Another large valley at Death Valley National Park is Panamint Valley. It is 65 miles long and up to 10 miles wide and stretches from Panamint Dunes, located inside the park, to the China Lake Naval Air Weapons Center. It is also home to the Barker Ranch, infamous as the temporary home of the Charles Manson gang in the late 1960s.
The finer details of Eureka Dunes at Death Valley National Park.
The lines and shapes of the sand dunes at Eureka Valley at Death Valley National Park make for some good abstract images. The contrast between shadows and highlights also accentuate the abstractness.
Eureka Valley is located within Death Valley National Park and was added to the park when Death Valley became a national park in 1994. Death Valley NP is now the largest national park in the lower 48 states at over 3.3 million acres, 50% more than Yellowstone. Ninety One per cent of the park is designated wilderness and Eureka Valley is definitely wilderness. It is approximately 28 miles long and up to 10 miles wide. Eureka Valley could be its own national park. The valley is known for its soaring sand dunes, the colorful Last Chance Range and views to the snow-capped White Mountains that reach some 14,000 feet into the air.
Rain makes an occasional appearance at Death Valley, but only a few inches annually.
In the middle of my visit to Death Valley last week, I made a side trip through California’s Owens Valley. The snow level was much lower than in previous years as California has been hit with numerous storms this winter. Unfortunately, low clouds obscured the highest peaks of the Sierra Nevada Mountains.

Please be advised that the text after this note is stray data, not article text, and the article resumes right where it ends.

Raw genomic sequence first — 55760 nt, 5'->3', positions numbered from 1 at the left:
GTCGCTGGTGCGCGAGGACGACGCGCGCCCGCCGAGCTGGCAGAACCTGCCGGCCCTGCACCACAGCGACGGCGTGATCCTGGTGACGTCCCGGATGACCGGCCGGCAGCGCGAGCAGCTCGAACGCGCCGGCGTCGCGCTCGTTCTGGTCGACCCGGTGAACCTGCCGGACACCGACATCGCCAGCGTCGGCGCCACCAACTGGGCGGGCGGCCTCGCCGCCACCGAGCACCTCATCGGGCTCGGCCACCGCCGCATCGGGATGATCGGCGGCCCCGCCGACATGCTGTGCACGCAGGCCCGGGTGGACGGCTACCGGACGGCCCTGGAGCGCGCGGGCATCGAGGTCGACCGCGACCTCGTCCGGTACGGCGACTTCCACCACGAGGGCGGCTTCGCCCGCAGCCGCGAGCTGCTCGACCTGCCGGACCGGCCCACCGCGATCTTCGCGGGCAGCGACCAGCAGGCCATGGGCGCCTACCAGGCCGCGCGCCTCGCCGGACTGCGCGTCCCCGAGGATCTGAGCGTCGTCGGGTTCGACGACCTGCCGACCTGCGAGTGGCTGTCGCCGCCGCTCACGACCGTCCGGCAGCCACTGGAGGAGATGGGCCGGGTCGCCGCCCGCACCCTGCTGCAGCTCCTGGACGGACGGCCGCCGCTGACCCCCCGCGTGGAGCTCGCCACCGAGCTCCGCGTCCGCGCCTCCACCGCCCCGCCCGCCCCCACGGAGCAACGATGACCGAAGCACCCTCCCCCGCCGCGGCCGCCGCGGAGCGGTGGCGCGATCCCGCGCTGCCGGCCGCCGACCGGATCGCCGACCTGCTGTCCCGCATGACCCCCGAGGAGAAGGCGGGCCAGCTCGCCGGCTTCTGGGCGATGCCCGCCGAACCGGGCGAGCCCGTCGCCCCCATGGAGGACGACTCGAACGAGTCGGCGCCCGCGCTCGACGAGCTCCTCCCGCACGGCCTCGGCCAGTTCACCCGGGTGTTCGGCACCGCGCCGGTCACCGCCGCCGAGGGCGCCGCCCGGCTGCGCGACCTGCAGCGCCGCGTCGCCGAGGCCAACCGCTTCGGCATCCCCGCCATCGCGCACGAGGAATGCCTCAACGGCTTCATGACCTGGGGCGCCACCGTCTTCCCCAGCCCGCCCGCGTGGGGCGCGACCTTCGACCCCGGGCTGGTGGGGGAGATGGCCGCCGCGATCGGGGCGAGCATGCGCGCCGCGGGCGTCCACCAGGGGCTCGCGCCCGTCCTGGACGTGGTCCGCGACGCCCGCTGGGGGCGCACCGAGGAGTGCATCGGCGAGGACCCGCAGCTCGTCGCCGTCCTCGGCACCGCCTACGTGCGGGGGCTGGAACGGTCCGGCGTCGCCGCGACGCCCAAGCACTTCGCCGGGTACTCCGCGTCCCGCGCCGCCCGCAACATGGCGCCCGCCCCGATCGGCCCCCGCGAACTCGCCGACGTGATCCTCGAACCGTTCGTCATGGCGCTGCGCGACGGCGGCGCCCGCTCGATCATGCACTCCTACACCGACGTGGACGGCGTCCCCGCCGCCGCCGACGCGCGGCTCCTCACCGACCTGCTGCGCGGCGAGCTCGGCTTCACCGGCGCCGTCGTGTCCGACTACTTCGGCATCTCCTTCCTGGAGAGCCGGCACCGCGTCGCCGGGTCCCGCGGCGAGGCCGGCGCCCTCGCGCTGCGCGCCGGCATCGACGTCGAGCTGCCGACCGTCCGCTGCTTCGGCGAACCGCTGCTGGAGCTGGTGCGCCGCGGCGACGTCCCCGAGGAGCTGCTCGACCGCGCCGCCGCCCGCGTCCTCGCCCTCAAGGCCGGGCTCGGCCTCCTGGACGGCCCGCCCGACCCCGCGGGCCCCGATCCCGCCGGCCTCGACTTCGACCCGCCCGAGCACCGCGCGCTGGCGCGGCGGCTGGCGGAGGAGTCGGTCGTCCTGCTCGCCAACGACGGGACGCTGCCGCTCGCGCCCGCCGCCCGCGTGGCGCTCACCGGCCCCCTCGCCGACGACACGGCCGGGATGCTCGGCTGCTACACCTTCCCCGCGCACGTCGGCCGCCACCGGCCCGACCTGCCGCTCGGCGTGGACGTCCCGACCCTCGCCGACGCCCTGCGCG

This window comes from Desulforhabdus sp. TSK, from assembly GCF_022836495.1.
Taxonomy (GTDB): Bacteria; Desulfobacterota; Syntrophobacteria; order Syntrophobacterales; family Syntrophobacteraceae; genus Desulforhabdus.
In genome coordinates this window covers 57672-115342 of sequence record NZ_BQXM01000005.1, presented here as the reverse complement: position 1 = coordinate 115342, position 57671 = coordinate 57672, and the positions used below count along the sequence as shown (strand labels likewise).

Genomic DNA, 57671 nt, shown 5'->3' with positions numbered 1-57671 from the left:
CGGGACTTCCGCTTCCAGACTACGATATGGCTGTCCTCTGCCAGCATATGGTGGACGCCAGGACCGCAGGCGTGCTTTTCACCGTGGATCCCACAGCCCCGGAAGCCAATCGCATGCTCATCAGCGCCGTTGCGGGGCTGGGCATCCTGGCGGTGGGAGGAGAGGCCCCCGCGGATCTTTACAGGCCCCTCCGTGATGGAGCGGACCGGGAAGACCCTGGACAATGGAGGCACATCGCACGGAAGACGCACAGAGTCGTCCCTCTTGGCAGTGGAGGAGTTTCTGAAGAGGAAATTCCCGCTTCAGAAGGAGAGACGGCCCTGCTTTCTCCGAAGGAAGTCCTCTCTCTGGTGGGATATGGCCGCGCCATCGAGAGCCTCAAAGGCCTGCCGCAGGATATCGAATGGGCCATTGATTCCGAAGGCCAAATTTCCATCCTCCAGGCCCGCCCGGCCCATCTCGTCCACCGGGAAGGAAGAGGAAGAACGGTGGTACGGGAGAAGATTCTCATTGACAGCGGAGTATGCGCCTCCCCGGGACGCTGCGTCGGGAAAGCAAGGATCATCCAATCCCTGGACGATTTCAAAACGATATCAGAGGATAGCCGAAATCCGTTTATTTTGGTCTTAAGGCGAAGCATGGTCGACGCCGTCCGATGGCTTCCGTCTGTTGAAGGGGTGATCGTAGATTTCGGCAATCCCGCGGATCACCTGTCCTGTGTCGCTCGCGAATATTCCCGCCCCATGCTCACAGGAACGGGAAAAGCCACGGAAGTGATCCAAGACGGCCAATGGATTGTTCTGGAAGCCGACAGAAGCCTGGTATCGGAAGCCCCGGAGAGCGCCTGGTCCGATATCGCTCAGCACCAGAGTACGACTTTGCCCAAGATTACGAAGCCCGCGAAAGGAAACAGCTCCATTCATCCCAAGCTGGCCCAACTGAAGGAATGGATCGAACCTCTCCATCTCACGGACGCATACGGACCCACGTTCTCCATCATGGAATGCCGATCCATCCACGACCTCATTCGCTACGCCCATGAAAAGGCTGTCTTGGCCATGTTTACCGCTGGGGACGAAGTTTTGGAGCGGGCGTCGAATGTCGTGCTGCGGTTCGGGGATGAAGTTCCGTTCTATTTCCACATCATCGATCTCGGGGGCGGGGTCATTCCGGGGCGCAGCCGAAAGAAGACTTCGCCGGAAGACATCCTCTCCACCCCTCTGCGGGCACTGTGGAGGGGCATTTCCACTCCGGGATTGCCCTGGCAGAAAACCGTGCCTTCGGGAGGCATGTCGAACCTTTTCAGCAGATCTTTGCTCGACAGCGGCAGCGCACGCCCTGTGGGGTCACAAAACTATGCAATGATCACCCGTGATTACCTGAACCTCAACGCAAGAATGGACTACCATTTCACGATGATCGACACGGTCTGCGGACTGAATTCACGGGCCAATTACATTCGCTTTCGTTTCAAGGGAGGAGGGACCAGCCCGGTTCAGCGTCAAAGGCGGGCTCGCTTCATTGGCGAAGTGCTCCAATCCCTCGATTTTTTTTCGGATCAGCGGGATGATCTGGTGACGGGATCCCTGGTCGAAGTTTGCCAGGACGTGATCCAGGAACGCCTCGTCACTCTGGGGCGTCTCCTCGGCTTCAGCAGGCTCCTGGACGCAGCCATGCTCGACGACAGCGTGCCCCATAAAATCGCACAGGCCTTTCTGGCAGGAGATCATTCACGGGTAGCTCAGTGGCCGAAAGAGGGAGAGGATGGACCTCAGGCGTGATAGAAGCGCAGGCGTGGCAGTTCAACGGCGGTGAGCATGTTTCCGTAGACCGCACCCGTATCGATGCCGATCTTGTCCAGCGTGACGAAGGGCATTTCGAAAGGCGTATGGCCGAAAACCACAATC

A full moon rises over the Last Chance Mountains at Death Valley National Park, California.
Badwater Basin at Death Valley National Park, is a landscape of extremes. Extreme temperatures, extreme elevation changes and extreme dryness. Because the basin is at an elevation of 282 feet below sea level, the average high temperature in July is 116 degrees F. The highest temperature ever recorded on Earth was 134 degrees at Death Valley in 1913. Little wonder that I and most others visit during the winter months.
Badwater is surrounded by soaring peaks and eroded sandstone formations. Snow-covered Telescope Peak, standing at 11,049 feet, is quite a contrast to the salt flats at Badwater Basin. The salt flats are approximately 200 square miles in area and are formed when rain flushes minerals from the nearby hills and mountains to the flats of Badwater. The high heat and dryness ( DV only receives 2 inches of moisture annually) evaporates everything except the salt.
Well, almost, it did a little this past Friday. Death Valley only receives 2 inches per year, mostly in the winter. In a lot of locations in this world, you can receive 2 inches of rain in less than an hour. The storm clouds gave Death Valley National Park a look I normally don’t see. The clouds and filtered sunlight produced some memorable images.
The upper elevations receive more snow than the main canyon at Zion, so naturally, I had to check it out. Looked more like the Sierras in California.
My favorite images from 2016. I enjoyed the adventure of capturing them all for my website Dawn2Dawn Photography Looking forward to a great 2017. Happy New Years everyone. Watch in HD at full screen. Music is “Stranger Still” by Vetiver and can be purchased at iTunes